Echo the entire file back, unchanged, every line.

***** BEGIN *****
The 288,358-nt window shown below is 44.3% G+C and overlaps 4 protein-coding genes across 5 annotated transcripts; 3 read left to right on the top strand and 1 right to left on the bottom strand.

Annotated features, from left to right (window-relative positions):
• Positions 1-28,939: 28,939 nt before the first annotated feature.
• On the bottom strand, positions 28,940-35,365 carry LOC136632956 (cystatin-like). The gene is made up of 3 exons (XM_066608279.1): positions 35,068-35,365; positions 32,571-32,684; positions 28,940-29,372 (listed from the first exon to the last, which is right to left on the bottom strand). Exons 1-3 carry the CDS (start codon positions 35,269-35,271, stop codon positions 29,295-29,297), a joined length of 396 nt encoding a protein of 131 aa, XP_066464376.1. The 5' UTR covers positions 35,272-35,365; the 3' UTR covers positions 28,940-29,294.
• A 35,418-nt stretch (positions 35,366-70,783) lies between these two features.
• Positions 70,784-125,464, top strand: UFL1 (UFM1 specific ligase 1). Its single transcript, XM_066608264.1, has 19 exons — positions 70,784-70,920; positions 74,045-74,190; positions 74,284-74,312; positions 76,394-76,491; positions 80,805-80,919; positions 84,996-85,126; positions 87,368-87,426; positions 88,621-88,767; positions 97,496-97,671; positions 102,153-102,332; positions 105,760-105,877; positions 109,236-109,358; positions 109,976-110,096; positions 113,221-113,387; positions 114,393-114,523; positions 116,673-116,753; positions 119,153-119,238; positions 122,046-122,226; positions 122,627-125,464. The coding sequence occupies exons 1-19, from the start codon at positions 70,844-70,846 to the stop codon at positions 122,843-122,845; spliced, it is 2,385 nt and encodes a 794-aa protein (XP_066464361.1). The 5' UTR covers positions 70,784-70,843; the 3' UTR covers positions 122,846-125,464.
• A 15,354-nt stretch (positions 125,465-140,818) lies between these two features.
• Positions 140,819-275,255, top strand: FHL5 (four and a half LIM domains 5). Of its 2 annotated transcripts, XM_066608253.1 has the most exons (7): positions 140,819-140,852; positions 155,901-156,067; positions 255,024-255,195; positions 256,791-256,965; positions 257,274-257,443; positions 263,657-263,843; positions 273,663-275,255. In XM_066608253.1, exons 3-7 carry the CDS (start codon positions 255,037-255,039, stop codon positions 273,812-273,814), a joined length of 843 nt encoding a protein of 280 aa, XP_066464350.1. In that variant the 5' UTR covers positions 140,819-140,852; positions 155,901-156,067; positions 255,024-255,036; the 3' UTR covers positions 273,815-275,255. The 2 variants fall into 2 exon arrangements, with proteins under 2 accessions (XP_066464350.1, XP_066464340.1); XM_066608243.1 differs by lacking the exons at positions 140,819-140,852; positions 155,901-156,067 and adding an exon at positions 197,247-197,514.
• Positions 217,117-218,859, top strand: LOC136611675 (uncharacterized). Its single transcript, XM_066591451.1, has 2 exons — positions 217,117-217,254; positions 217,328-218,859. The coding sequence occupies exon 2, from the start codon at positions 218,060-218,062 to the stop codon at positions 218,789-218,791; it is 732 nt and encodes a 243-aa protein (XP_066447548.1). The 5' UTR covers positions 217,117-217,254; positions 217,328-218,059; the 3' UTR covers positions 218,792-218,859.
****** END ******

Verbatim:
The 288,358-nt window shown below is 44.3% G+C and overlaps 4 protein-coding genes across 5 annotated transcripts; 3 read left to right on the top strand and 1 right to left on the bottom strand.

Annotated features, from left to right (window-relative positions):
• Positions 1-28,939: 28,939 nt before the first annotated feature.
• On the bottom strand, positions 28,940-35,365 carry LOC136632956 (cystatin-like). The gene is made up of 3 exons (XM_066608279.1): positions 35,068-35,365; positions 32,571-32,684; positions 28,940-29,372 (listed from the first exon to the last, which is right to left on the bottom strand). Exons 1-3 carry the CDS (start codon positions 35,269-35,271, stop codon positions 29,295-29,297), a joined length of 396 nt encoding a protein of 131 aa, XP_066464376.1. The 5' UTR covers positions 35,272-35,365; the 3' UTR covers positions 28,940-29,294.
• A 35,418-nt stretch (positions 35,366-70,783) lies between these two features.
• Positions 70,784-125,464, top strand: UFL1 (UFM1 specific ligase 1). Its single transcript, XM_066608264.1, has 19 exons — positions 70,784-70,920; positions 74,045-74,190; positions 74,284-74,312; positions 76,394-76,491; positions 80,805-80,919; positions 84,996-85,126; positions 87,368-87,426; positions 88,621-88,767; positions 97,496-97,671; positions 102,153-102,332; positions 105,760-105,877; positions 109,236-109,358; positions 109,976-110,096; positions 113,221-113,387; positions 114,393-114,523; positions 116,673-116,753; positions 119,153-119,238; positions 122,046-122,226; positions 122,627-125,464. The coding sequence occupies exons 1-19, from the start codon at positions 70,844-70,846 to the stop codon at positions 122,843-122,845; spliced, it is 2,385 nt and encodes a 794-aa protein (XP_066464361.1). The 5' UTR covers positions 70,784-70,843; the 3' UTR covers positions 122,846-125,464.
• A 15,354-nt stretch (positions 125,465-140,818) lies between these two features.
• Positions 140,819-275,255, top strand: FHL5 (four and a half LIM domains 5). Of its 2 annotated transcripts, XM_066608253.1 has the most exons (7): positions 140,819-140,852; positions 155,901-156,067; positions 255,024-255,195; positions 256,791-256,965; positions 257,274-257,443; positions 263,657-263,843; positions 273,663-275,255. In XM_066608253.1, exons 3-7 carry the CDS (start codon positions 255,037-255,039, stop codon positions 273,812-273,814), a joined length of 843 nt encoding a protein of 280 aa, XP_066464350.1. In that variant the 5' UTR covers positions 140,819-140,852; positions 155,901-156,067; positions 255,024-255,036; the 3' UTR covers positions 273,815-275,255. The 2 variants fall into 2 exon arrangements, with proteins under 2 accessions (XP_066464350.1, XP_066464340.1); XM_066608243.1 differs by lacking the exons at positions 140,819-140,852; positions 155,901-156,067 and adding an exon at positions 197,247-197,514.
• Positions 217,117-218,859, top strand: LOC136611675 (uncharacterized). Its single transcript, XM_066591451.1, has 2 exons — positions 217,117-217,254; positions 217,328-218,859. The coding sequence occupies exon 2, from the start codon at positions 218,060-218,062 to the stop codon at positions 218,789-218,791; it is 732 nt and encodes a 243-aa protein (XP_066447548.1). The 5' UTR covers positions 217,117-217,254; positions 217,328-218,059; the 3' UTR covers positions 218,792-218,859.